Fewer muscles are more imposing than a strong set of lats. They not only shape our upper body but also provide us with considerable strength.
But for many gym-goers, knowing how to target the lats can be difficult. Leaving our physique appearing unbalanced and even worse, impairing our ability to lift.
The solution to this is the versatile dumbbell.
Whether it be for mass, strength, or performance, dumbbells can be an incredible tool to improve our performance and physique.
In this article, I am going to share how I helped my clients build dominating V-taper backs with my 10 top dumbbell lat exercises.
What are the lats?
Related: Transform Your Back At Home
Reaching from the lower back, running up our spines, and spreading across and attaching to the underside of each arm, the latissimus dorsi (lats) are one of the largest muscles in the upper body.
With so many origin points across the upper body, the lat is crucial to performing many different movements of the arms. This is not only important for our gym routines but for our posture.
It is with this make-up that the muscle is capable of defining our physique and producing considerable strength.
Here I will share with you the anatomy and function of the lats to help you understand your training.
Anatomy of the Lats
|Latissimus Dorsi||Inferior Angle of the Scapula|
9th -12th Rib
Posterior of iliac crest
|Lesser tuberosity of humerus|
|Extension of the arm|
Abduction of the arm
Internal Rotation of the arm
Main Benefits of Dumbbell Lats Exercises
Related: 12 Week Dumbbell Workout Plan With PDF
A dumbbell is a great tool that allows us to target the lats in a variety of ways. Its ergonomic handle offers the freedom to adopt different hand positions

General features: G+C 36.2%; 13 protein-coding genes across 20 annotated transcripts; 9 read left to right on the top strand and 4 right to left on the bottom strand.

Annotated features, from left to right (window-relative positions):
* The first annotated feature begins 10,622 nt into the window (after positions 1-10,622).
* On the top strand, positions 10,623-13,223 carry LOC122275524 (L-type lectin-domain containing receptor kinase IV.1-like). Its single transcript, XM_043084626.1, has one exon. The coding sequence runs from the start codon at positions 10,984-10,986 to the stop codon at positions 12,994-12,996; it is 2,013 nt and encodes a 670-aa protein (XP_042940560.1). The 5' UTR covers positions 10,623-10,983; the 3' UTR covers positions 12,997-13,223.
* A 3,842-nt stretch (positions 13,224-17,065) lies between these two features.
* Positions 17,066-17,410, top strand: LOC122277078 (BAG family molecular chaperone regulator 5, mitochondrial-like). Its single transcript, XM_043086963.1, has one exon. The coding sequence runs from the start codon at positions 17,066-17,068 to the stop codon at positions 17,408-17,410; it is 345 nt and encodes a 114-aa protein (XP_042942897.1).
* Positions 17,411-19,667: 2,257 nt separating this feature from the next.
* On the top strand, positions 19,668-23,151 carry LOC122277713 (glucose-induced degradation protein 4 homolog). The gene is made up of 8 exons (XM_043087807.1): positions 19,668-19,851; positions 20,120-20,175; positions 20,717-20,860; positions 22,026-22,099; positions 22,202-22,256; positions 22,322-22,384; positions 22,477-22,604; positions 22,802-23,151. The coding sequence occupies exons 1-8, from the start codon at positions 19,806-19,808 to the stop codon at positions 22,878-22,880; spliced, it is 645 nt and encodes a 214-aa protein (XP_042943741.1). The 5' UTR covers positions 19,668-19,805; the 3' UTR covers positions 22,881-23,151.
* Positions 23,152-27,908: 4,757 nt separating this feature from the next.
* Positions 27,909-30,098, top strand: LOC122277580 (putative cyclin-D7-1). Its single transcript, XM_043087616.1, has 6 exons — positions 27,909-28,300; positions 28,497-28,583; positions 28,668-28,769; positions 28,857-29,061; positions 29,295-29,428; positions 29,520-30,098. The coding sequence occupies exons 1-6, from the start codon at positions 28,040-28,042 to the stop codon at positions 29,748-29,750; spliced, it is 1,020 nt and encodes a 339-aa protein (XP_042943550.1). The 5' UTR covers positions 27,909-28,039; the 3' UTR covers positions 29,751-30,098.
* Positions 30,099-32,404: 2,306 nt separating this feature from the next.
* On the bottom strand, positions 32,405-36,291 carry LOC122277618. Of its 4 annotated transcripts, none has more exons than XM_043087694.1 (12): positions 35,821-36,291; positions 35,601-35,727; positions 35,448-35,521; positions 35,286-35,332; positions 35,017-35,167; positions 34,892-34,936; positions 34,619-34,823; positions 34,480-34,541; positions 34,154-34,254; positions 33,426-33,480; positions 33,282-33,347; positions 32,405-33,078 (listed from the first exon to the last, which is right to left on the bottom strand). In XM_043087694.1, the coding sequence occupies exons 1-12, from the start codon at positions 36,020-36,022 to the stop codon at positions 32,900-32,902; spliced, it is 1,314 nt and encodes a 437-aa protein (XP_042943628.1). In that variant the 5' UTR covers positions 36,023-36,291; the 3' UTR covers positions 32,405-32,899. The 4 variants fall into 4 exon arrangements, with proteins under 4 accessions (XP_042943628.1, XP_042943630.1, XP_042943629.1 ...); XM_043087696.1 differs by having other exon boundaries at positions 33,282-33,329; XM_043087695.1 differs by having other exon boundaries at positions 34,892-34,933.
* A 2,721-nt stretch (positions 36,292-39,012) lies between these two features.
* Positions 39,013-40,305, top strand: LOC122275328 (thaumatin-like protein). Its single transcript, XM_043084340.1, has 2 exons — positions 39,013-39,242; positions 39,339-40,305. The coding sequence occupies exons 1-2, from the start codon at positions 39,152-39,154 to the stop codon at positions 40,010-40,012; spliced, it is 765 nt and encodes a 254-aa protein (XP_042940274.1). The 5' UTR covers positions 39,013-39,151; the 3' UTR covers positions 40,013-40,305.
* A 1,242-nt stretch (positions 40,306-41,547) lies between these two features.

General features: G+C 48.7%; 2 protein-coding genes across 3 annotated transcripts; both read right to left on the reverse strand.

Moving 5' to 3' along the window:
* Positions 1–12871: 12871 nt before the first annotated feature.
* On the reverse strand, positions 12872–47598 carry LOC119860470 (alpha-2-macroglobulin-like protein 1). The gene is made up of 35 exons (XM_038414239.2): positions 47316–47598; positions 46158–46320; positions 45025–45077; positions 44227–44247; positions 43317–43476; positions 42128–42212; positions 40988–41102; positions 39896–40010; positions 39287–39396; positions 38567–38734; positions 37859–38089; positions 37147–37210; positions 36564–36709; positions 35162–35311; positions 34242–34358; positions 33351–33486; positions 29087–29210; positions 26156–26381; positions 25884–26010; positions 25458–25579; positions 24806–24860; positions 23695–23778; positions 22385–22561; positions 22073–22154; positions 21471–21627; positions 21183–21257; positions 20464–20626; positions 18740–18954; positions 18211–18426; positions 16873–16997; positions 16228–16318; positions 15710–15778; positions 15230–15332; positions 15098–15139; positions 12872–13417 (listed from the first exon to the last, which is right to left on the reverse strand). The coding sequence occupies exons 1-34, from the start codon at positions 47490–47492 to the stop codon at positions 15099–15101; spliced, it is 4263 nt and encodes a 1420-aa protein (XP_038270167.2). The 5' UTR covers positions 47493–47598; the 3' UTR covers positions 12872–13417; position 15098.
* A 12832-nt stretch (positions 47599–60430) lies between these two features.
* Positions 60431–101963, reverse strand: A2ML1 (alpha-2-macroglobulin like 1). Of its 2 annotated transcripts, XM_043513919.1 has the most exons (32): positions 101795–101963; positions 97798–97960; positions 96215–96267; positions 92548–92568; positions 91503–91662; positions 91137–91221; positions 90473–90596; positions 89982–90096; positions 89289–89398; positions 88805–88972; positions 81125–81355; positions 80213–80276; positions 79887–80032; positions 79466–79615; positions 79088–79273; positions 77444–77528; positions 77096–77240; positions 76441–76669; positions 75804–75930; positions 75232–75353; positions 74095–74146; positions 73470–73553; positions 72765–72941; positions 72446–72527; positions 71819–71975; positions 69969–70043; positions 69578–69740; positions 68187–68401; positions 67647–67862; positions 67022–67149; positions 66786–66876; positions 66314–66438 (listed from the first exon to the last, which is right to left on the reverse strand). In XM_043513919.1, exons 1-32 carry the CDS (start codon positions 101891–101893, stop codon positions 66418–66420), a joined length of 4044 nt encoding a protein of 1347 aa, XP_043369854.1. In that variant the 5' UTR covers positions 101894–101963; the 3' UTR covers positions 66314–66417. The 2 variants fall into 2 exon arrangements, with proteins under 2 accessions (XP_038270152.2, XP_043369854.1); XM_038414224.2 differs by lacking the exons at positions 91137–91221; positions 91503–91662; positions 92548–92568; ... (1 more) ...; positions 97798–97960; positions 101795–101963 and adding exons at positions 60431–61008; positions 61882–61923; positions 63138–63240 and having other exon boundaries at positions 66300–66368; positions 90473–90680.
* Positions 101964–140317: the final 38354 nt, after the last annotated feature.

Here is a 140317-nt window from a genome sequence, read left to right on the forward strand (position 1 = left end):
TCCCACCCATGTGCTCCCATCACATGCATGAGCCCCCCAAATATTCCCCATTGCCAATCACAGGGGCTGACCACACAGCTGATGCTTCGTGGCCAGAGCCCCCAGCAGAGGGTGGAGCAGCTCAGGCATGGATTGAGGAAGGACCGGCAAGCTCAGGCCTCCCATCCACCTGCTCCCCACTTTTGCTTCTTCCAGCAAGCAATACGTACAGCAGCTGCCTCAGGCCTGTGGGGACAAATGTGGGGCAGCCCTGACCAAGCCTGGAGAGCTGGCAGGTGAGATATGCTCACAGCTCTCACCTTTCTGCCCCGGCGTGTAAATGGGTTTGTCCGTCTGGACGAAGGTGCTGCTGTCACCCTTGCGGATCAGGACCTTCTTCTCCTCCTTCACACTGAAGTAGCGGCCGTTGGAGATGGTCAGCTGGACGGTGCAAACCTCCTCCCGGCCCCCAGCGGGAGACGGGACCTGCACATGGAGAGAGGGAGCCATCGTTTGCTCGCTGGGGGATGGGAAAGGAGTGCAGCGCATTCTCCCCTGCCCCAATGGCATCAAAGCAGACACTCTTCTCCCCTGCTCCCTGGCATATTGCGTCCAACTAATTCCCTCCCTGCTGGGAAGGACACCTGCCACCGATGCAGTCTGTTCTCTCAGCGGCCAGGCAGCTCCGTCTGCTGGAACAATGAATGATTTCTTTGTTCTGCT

This can be highly beneficial as we can adjust the angle of our shoulders, allowing us to target specific muscles in the back.
Comfort When Lifting
Training with a dumbbell offers a level of comfort that allows us to move weight into a position that favors our joints.
This can benefit those who have sustained injuries to the shoulder, elbows, or wrists, as the freedom to change grips allows users to modify hand position, to suit their needs.
Great Range of Motion
The single-handled design of dumbbells takes shoulder joints through a greater range of motion compared to a barbell.
Plus, they take the muscle to different angles and degrees of stretch.
How to Target the Lats with Dumbbells
Related: 5 Day Dumbbell Workout Split
To accurately target our lats, we must take the fibers through their designed range of motion.
As the lat is responsible for extension, adduction, and medial rotation of the arm, we must play into these movements to activate the muscle.
To do this, pull the shoulders back and down toward the hip with a slight rounding of the shoulder to engage the muscles prior to your lift.
When performing each rep, focus on pulling the elbows back behind the body. This allows you to take the shoulder into extension, increasing contraction and activation of the lat.
10 Best Dumbbell Lats Exercises
Related: Back and Bicep Workout
1. Prone Incline Row
The prone incline row is a great exercise for developing all the muscles of the back.
The position on the bench provides us with a stable and comfortable position that allows us to focus on contracting the lats and taking our shoulders through a full range of motion.
- Incline Bench
How To Perform Prone Incline Row
- Using a pair of dumbbells and an incline bench, lie on the bench face down (prone).
- Position yourself at the top of the bench with legs out straight and to the sides and head above the headrest.
- Grab dumbbells and hold them with arms outstretched and relaxed.
- To begin the movement, engage lats by squeezing shoulder blades back and down.
- Leading with elbows, row dumbbells up until they reach 100 degrees bent at the elbow.
- Lower to the starting position. Repeat.
- Comfortable position allows you to focus on contraction.
- Bench support allows for stability for great retraction.
- Before each rep, engage lats by pulling shoulder blades back and down. This will help target the muscle better.
- When rowing, lead with elbows. This will help you focus on the lat contraction more and not the weight in your hand.